Section  1458(a) of the 1996 Amendments to SDWA requires the Administrator to
conduct "...a continuing program of studies to  identify groups within the general population that
may be at greater risk than the general  population of adverse health effects from exposure to
contaminants in drinking water. The studies shall examine whether and to what degree infants,
children, pregnant women, the elderly,  individuals with a history of serious illness, or other
subpopulations that can be identified and characterized are likely to experience elevated health
risks, including risks of cancer, from contaminants in drinking water. Not later than 4 years after
August 6, 1996, and periodically thereafter as new and significant information becomes available,
the Administrator shall report to the Congress  on the results of the studies."

       This report summarizes the status,  results and future direction of the Agency's studies to
identify and characterize sensitive  subpopulations that may be at a greater health risk from
exposure to drinking water contaminants than the general public.  The focus of this report is on
studies conducted or supported by  EPA's Office of Research and Development and the Office of
Water. Relevant sensitive subpopulation studies from other programs within the Agency are also
summarized. To fully identify and characterize subpopulations that may be more sensitive than
the general population to contaminants in drinking water, the results of EPA studies need to be
considered in the context of the larger body of scientific literature on this topic.

       Section 2 provides a definition of sensitive subpopulations and an overview of waterborne
pathogens and chemicals of special concern. Section 3  describes the risk assessment framework
and research approach used by EPA to address sensitive subpopulation issues.  The status and
results of EPA studies in the areas  of health effects, risk assessment and exposure are described in
Section 4. Section 5 includes a summary of the report and a discussion of future research
directions. References are found in Section 6.

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2.     BACKGROUND

2.1    Definition of Sensitive Subpopulations

       Sensitive Subpopulations are defined in this report as groups of individuals who respond
biologically at lower levels of exposure to a contaminant in drinking water or who have more
serious health consequences than the general population. This definition also includes those
individuals who have a greater level of exposure than the general population as a consequence of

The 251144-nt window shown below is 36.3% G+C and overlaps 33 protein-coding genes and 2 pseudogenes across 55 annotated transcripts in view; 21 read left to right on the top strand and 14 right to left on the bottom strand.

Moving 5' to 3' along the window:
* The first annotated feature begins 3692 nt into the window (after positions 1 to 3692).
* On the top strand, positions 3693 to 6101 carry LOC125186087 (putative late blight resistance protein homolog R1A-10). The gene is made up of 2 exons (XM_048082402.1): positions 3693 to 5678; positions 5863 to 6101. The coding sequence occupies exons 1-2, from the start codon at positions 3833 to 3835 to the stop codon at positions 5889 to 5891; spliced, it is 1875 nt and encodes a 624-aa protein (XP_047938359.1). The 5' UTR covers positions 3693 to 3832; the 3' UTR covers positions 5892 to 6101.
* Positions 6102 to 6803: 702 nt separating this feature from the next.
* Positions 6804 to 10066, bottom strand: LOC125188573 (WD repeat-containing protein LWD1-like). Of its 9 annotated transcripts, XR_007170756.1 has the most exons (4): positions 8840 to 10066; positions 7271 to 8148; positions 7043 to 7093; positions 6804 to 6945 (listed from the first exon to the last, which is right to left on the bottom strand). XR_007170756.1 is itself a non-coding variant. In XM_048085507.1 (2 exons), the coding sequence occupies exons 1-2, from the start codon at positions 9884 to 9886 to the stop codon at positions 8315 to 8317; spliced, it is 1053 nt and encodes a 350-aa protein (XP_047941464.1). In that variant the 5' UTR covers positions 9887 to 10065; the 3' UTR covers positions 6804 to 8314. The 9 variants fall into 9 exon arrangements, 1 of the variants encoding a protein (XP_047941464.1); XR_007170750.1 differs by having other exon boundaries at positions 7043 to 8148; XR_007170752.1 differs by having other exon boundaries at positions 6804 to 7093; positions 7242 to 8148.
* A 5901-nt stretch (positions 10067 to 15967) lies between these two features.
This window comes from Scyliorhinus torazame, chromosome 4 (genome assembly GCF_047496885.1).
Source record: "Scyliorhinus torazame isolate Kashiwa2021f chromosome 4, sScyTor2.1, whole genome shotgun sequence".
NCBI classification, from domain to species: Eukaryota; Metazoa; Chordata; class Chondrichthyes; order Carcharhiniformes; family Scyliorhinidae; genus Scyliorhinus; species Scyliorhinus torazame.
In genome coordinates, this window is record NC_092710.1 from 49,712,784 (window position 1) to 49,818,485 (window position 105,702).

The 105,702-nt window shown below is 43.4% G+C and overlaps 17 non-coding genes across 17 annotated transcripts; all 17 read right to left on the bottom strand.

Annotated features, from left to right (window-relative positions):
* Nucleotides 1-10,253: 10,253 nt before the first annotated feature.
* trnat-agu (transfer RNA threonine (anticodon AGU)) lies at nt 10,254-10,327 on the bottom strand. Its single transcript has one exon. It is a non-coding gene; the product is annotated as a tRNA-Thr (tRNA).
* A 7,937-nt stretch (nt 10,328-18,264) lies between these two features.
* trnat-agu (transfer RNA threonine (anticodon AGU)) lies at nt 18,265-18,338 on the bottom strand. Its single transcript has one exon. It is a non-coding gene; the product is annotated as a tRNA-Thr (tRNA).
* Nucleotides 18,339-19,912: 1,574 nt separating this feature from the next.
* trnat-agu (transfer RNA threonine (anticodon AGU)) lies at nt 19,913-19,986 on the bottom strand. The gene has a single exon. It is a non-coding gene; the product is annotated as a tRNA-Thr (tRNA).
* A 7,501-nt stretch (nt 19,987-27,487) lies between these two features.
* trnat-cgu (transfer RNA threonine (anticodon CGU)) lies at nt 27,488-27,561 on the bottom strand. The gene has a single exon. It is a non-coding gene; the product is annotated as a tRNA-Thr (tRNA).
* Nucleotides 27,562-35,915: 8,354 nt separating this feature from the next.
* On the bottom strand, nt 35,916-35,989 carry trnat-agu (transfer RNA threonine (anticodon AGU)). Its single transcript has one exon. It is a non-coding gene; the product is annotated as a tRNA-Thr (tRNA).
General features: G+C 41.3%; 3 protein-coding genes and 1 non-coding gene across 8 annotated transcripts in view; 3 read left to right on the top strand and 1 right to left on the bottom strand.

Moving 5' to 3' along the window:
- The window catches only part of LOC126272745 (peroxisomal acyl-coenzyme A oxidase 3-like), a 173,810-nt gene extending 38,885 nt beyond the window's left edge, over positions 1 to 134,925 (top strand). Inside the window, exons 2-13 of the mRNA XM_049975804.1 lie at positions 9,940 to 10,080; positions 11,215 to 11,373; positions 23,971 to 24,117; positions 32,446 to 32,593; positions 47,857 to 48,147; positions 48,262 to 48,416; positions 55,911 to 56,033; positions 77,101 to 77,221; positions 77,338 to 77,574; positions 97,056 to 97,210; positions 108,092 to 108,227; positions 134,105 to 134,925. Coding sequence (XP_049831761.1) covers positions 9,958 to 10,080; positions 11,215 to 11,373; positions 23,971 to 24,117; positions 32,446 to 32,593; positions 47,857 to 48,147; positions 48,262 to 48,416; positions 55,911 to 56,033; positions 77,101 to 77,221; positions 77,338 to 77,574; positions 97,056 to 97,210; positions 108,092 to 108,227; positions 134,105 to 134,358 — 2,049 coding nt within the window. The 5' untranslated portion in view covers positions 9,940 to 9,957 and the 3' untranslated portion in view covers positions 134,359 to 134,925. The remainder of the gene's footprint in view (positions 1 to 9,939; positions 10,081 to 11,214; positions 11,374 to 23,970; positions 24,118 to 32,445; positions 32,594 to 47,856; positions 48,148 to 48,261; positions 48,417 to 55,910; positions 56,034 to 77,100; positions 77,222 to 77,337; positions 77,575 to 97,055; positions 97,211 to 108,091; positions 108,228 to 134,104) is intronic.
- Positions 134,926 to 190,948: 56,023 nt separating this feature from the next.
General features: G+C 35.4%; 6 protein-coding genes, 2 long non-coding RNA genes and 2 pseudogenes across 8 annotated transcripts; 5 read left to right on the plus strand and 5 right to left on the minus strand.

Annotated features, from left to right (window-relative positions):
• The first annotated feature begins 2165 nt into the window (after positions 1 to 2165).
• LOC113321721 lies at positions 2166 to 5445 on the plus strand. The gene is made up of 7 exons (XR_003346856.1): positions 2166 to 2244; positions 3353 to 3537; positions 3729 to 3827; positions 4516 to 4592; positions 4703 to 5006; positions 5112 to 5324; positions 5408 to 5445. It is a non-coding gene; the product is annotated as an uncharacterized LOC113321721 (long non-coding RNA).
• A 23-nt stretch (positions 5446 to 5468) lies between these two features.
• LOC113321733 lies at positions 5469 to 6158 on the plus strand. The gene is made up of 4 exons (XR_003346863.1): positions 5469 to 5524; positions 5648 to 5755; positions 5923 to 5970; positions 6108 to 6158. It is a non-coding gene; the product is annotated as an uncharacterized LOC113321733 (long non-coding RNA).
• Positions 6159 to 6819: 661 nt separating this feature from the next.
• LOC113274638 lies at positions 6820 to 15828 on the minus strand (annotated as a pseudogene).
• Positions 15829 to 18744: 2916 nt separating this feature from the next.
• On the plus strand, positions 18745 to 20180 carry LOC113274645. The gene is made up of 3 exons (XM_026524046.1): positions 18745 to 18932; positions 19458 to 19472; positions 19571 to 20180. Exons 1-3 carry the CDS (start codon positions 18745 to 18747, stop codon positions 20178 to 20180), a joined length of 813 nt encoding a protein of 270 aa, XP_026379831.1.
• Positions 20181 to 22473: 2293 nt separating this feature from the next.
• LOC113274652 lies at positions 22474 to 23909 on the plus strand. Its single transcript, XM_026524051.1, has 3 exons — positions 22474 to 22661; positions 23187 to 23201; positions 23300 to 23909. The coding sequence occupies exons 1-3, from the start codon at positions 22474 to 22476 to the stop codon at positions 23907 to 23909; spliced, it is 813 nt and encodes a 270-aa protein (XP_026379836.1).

biological factors that are characteristic of the group to which they belong. As there is no
universally accepted definition of the term "sensitive subpopulation," the definition used above is
intended only for the purposes of this report.

       Sensitive Subpopulations may be considered in the context of various intrinsic (e.g., age,
gender, genetic traits) or acquired (e.g., pre-existing disease, exposure) characteristics that may
modify the risk of illness or disease.  Some characteristics of Subpopulations may directly
influence the underlying processes involved in the response of an individual to a contaminant, such
as when a pre-existing medical condition may make an individual less resistant to infection. Other
factors, such as socioeconomic status or lifestyle, may have indirect effects.  People with low
incomes, for example, may not have the same access to health care as those in higher
socioeconomic groups.  The studies described in this report focus primarily on intrinsic and
acquired factors that may directly influence sensitivity.

       In some instances, sensitivity factors may be closely linked to each other. For example,
the incidence of certain  types of chronic disease appears to be related to age or gender.
Additionally, people may cycle in and out of being more sensitive than the general population,
depending upon their age or health status at a particular point in time. While intrinsic and
acquired factors are therefore not entirely independent or fixed for the lifetime of an individual,
they provide a useful basis for classifying and studying sensitive Subpopulations.

       Data on the number and percentage of individuals in some of the major subgroups  in the
U.S. are shown in Table 1.  The data indicate that a significant portion of the population belongs
to groups with characteristics that could make them more sensitive than the general population to
the effects of environmental contaminants.

       Among the many factors that may either directly or indirectly influence sensitivity, those
discussed below are considered by EPA to be of greatest relevance for studying sensitive
Subpopulations exposed to  drinking water contaminants.

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Table 1. Selected Subpopulations1 in the United States










Siihpopulation
Life Stage
Pregnant women2
Infants and children (<10 years)3
Elderly (65+ years)3
Number of
Individuals

6,240,000
38,704,000
34,817,000
Estimated % of
Population

2.4
14.1
12.6
Health Status
Diabetes (diagnosed and estimated undiagnosed cases)4
Liver impairments5
Cardiovascular disease6
AIDS7
15,700,000
595,000
59,700,000
400,500
5.8
0.2
21.7
0.2
1 Categories of subpopulations are not mutually exclusive.
2 Ventura et al, 1999.
3 U.S. Census Bureau, 2000.
4 CDC, 1998.
5 EPA, 1998a.
6 National Heart, Lung, and Blood Institute, 2000.
7 CDC, 1999.

2.1.1   Intrinsic Factors

       Life stage. This category includes groups that may be at increased risk because of
inherent physiological factors or exposure characteristics that are unique to the particular period
of development or age of the individual. These groups include:

              Fetuses, who may be at increased risk if exposure of the pregnant woman to a